We know Rep. Nick Lampson is one of the top targets for the GOP in 2008. The good news is that Lampson is off to a good start in fundraising.
U.S. Rep. Nick Lampson has raised twice as much as his only official competitor for the congressional District 22 seat, according to campaign finance reports due Friday.
Lampson raised $288,000 during the second quarter of the year. He has $441,000 cash on hand.
Lampson, D-Stafford, will be up for re-election in 2008. His campaign said his contributions exceeded expectations, especially because Lampson spent half of the last quarter recovering from quadruple-bypass heart surgery.
"Nick has been a strong and independent voice for the people of TX-22," his campaign spokesman Steven Snodgrass said. "Given the campaign's solid progress and his bipartisan voting record, Congressman Lampson is in great shape for 2008."
Former Houston City Councilwoman Shelley Sekula-Gibbs is the only one who has declared her candidacy and raised a significant amount of money.
Sekula-Gibbs won last fall's special election to fill the remaining two months of DeLay's term. She fell short, however, in her write-in candidacy against Lampson for the full term.
She raised $137,000 during the last quarter and has more than $180,000 in her campaign account.
"Our fundraising is just starting and will continue to grow," Sekula-Gibbs said in a written statement, noting contributions from Houston home builder Bob Perry, among others.
"Supporters are starting to line up behind our race to take back TX-22 because they realize it will take a team effort to beat Nick Lampson in 2008."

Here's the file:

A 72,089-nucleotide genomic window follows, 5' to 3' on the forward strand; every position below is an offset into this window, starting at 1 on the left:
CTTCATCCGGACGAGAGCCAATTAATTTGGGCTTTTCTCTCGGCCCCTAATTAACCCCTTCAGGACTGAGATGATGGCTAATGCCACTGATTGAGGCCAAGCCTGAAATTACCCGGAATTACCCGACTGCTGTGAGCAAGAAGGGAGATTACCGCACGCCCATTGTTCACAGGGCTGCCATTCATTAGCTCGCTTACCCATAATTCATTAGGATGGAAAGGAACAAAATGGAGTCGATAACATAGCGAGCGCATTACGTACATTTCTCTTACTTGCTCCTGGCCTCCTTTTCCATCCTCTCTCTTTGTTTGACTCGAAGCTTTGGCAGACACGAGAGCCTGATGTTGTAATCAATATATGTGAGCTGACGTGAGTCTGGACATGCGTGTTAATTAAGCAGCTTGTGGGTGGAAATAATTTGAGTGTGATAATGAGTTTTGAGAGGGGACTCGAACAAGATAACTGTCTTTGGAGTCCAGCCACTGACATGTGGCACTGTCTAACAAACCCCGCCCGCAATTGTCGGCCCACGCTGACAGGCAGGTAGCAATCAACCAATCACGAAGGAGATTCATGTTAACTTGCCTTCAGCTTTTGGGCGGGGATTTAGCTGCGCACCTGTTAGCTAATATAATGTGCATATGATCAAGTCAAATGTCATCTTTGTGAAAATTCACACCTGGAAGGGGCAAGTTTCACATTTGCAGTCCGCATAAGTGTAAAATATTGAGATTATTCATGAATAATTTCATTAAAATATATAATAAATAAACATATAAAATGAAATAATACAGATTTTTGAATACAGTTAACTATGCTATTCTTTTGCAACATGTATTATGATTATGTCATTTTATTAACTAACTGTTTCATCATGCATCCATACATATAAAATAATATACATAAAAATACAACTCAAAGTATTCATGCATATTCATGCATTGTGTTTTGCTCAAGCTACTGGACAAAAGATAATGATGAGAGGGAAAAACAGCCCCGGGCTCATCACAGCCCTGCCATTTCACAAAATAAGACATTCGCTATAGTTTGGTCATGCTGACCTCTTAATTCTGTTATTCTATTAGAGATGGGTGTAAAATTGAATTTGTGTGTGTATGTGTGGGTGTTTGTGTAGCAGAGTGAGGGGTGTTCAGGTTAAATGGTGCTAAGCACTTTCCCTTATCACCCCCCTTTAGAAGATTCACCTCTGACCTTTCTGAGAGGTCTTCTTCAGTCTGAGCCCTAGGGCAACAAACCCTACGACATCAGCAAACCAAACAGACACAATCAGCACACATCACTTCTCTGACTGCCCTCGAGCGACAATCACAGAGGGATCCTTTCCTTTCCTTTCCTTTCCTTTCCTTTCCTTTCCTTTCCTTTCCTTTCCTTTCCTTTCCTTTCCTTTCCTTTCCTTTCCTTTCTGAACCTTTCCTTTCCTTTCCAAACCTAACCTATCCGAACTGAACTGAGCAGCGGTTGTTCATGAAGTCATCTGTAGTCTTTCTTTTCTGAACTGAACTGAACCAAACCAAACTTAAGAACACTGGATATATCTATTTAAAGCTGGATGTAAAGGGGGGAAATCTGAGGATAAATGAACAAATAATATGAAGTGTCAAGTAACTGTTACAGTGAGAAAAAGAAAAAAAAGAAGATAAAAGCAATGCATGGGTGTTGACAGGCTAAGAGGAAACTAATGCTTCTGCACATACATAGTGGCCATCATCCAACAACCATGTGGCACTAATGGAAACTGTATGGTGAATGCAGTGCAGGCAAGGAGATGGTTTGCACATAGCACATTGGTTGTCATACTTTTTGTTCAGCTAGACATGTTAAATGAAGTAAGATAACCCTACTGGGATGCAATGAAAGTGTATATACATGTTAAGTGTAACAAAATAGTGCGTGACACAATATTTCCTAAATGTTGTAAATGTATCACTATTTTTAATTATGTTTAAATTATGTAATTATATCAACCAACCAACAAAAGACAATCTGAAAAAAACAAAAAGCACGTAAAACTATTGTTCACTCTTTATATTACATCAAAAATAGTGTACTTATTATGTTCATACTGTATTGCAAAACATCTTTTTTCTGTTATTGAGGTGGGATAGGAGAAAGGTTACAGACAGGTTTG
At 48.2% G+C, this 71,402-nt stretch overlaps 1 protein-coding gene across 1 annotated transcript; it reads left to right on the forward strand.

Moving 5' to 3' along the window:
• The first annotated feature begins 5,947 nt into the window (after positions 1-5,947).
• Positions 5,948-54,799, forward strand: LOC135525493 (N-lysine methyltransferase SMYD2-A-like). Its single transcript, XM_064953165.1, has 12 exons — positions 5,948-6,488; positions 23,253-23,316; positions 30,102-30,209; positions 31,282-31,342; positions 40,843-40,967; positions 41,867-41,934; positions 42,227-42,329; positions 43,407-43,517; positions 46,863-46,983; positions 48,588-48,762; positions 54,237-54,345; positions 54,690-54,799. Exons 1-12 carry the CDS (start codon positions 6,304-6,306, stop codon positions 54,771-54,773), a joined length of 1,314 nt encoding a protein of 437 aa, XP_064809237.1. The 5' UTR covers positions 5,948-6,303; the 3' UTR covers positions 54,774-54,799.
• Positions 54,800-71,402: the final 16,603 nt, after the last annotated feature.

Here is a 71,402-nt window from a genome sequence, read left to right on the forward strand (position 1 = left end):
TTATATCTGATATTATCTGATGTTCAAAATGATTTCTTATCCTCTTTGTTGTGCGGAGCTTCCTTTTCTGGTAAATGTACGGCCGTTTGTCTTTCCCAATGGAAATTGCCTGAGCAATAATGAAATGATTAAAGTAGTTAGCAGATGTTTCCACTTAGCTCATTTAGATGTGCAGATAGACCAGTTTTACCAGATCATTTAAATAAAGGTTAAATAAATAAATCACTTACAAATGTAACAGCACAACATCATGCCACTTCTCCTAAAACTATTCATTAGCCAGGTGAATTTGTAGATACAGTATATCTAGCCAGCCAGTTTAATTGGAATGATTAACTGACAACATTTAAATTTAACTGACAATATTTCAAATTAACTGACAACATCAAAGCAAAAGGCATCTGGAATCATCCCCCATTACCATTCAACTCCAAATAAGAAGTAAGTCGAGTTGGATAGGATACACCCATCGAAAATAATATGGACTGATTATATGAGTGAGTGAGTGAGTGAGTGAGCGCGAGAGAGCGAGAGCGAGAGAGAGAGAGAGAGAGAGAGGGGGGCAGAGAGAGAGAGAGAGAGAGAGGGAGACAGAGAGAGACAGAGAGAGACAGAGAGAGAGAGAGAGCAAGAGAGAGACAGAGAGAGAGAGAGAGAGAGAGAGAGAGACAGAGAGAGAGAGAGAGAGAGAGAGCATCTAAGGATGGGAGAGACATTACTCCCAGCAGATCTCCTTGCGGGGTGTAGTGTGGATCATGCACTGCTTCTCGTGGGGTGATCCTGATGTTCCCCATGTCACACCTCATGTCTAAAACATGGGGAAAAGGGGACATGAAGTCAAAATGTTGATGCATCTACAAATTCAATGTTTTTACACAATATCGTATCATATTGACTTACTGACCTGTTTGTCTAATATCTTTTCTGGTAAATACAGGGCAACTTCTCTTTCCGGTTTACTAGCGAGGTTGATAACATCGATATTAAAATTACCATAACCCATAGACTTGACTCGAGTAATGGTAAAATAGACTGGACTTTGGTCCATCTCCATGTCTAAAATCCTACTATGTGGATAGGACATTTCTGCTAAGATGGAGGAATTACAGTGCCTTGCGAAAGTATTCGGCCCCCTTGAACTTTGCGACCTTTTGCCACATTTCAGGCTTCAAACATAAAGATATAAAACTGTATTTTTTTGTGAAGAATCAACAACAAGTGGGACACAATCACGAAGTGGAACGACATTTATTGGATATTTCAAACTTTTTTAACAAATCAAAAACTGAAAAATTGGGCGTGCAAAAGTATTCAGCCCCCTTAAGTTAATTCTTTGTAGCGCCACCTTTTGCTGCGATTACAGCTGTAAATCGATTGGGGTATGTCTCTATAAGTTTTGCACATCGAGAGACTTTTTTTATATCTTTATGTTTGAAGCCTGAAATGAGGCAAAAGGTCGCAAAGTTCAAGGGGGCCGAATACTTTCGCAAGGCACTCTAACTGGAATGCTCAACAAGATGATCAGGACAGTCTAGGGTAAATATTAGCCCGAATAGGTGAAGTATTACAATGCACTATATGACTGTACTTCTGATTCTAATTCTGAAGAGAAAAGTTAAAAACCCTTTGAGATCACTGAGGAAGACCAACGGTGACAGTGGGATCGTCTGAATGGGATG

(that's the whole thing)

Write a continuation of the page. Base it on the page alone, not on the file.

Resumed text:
Family Court Judge James Squier said Friday he planned to run. Squier, who turns 61 next week and has been a judge for more than 20 years, said he was looking for a new opportunity to serve. He does not live in the district, but did for nearly 30 years.
Former Sugar Land Mayor Dean Hrbacek formed an exploratory committee last month and said Friday he will make an announcement about his intentions in August.
State Rep. Robert Talton of Pasadena also is looking at the seat, as is Pete Olson, the former chief of staff for U.S. Sen John Cornyn.
Cornyn, a Republican, reported that he raised $2 million in the second quarter of this year and had $5.3 million cash on hand.
One of his potential Democratic opponents -- attorney Mikal Watts of San Antonio -- launched his campaign by putting $3.8 million of his own money into his campaign account to match Cornyn's cash on hand at the end of the first quarter.
Cornyn's aides declined to comment, saying the report spoke for itself.
During June, Watts raised another $1.1 million. Watts ended the quarter with $4.8 million in cash on hand.
If he wins the Democratic nomination, Watts has pledged to spend another $6.8 million of his own money against Cornyn.
While on the surface it might look like Cornyn raised more money than Watts, Cornyn's fundraising occurred between April 1 and June 30. Watts' fundraising for his Senate race exploratory committee was just in the month of June.
State Rep. Rick Noriega, D-Houston, is expected on Monday to formally create an exploratory committee for the race. He had been going to do it on Thursday but delayed because of the death of former first lady Lady Bird Johnson. Noriega will not have to report any financial activity until September.